Yes, and we believe the problems were mainly due to non-original modifications. At an undocumented date, probably at the end of the 18thcentury long after the sketches served their purpose in guiding the tapestry construction, the modelli were enlarged. The six panels that we worked on in the collection of the Prado Museum, which originally consisted of three square and three rectangular formats, were transformed into a set of four squares and two rectangles. This modification in format probably stemmed from the need to adapt the works to a new location or to new frames.
Wood is a hygroscopic and dynamic material that changes dimensionally. The panel paintings tend to warp over time—this is the most perceptible deformation. But at the time, it was thought that the painting should remain flat like a canvas. So the modelli were thinned down with a planer to just 3-5 millimeters and forced to lie flat by being glued on the reverse to a reinforcing structure. Unfortunately these structures, referred to as cradles, restrained the natural movements of the panels to an inappropriate level. Over time, the accumulation of tensions caused stresses within the original supports. Numerous cracks and deformations appeared, followed by losses of paint from the surface.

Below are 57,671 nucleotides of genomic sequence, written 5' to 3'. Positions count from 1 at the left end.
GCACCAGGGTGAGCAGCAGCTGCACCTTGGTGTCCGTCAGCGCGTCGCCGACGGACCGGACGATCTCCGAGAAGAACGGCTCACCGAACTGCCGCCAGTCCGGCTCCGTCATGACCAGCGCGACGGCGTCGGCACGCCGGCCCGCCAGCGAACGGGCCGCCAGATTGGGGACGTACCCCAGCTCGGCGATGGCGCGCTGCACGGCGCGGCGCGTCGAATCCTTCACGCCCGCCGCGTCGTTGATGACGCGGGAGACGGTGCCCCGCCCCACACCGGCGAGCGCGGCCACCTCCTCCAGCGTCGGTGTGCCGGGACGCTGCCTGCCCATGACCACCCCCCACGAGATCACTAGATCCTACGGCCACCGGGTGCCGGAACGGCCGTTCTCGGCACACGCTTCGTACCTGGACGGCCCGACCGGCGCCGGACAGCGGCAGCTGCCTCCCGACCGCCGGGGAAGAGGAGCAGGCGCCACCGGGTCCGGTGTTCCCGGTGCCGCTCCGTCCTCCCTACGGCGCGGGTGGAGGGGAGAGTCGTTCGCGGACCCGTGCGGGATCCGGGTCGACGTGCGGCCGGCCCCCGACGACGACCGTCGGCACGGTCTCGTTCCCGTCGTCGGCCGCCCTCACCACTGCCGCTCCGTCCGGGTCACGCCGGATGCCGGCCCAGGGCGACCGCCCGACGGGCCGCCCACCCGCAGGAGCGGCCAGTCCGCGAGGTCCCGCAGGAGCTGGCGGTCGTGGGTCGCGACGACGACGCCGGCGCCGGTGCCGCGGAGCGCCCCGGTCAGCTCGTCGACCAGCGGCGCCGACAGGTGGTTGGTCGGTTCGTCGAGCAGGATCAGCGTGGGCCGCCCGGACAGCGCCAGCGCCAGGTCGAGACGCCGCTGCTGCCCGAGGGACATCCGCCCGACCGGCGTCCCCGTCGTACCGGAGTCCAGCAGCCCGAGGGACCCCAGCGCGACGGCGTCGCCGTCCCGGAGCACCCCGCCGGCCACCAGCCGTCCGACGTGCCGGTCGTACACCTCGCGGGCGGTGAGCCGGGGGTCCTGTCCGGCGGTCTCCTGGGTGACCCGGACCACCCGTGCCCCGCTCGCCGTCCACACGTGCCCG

Given these problems, how did the team proceed to correct the past interventions and stabilize the paintings?
The first step was to remove the cradles, and then afterwards we were able to separate easily the non-original enlargements to the original panels. After the removal of the cradles, we allowed the panels to settle, and they adopted a slight curvature as a consequence of the stresses induced by the stiff cradles over a long period of time.
We then moved on to address cracks and open joints that interrupted and created distortions in this general curvature of the panels. We reglued splits in order to minimize the irregularities and local distortions of the panel. After regluing, the curvature of the panels is pronounced, but still acceptable—in the sense that it doesn’t affect the legibility of the painted scenes on the surfaces.